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Questions Surrounding Man Believed to Have Caused Train Crash; Trying to Sort Through Mixed Signals Coming From Syria

Aired January 27, 2005 - 09:30   ET


BILL HEMMER, CNN ANCHOR: 9:30 here in New York. Good morning, everybody. Soledad a bit under the weather today. Hope she's feeling better. Carol Costello helping us out here.
Good morning to you.

Back to California in a moment, this train crash there, and big questions still surrounding the man believed to have caused it. No one can ask the question better than the L.A. county D.A. We'll talk to Steve Cooley in a few moments about a motive and about the possibility of murder charges as well.

CAROL COSTELLO, CNN ANCHOR: Also coming up, Barbara Starr trying to sort through the mixed signals coming from Syria, questions of deadly consequence as the war against insurgents rages next door in Iraq. Barbara will look into that.

HEMMER: All right, first top stories, though.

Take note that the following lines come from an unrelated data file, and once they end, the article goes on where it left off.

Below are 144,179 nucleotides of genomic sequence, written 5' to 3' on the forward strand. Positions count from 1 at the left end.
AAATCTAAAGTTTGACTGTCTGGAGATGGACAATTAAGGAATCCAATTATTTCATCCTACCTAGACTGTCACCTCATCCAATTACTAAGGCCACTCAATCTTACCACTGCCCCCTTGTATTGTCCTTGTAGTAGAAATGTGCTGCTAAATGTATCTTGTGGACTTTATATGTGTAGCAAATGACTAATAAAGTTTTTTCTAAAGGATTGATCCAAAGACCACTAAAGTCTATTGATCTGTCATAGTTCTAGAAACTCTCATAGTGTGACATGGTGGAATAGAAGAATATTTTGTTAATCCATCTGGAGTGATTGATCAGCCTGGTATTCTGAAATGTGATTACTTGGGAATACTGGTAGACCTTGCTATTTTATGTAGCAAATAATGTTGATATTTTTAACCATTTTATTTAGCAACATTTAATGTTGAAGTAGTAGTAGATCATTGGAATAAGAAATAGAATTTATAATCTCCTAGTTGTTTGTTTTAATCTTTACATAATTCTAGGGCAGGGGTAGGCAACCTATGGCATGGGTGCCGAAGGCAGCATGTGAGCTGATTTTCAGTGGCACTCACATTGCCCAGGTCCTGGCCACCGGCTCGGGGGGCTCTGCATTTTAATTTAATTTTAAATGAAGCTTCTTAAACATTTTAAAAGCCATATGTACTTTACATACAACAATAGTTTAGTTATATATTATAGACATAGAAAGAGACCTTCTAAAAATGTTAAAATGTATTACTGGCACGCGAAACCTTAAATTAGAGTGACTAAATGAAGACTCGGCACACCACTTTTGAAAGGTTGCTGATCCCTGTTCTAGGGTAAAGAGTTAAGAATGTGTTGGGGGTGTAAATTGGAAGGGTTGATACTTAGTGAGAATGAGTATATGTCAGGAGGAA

COSTELLO: Top stories now in the news, at least one Iraqi police lieutenant has been killed in a suicide car bombing in Baqubah. New pictures in to CNN show the impact of the bomb cracked car windows, debris on the road. You see it there. At least three people were injured in this attack. The blast coming just three days before the scheduled elections in Iraq.

A U.S. representative holding talks with Palestinian leaders in Ramallah this morning. U.S. envoy William Burns and a group including the Palestinian President Mahmoud Abbas are working to revive the Mideast peace process. Also on the agenda, possible international financial aid. Burns is set to meet with the Israeli Prime Minister Ariel Sharon later today.

President Bush is heading to Ohio at this hour. The president is to visit the Cleveland clinic to discuss the benefits of health care information technology. It is his first trip to Ohio since his inauguration.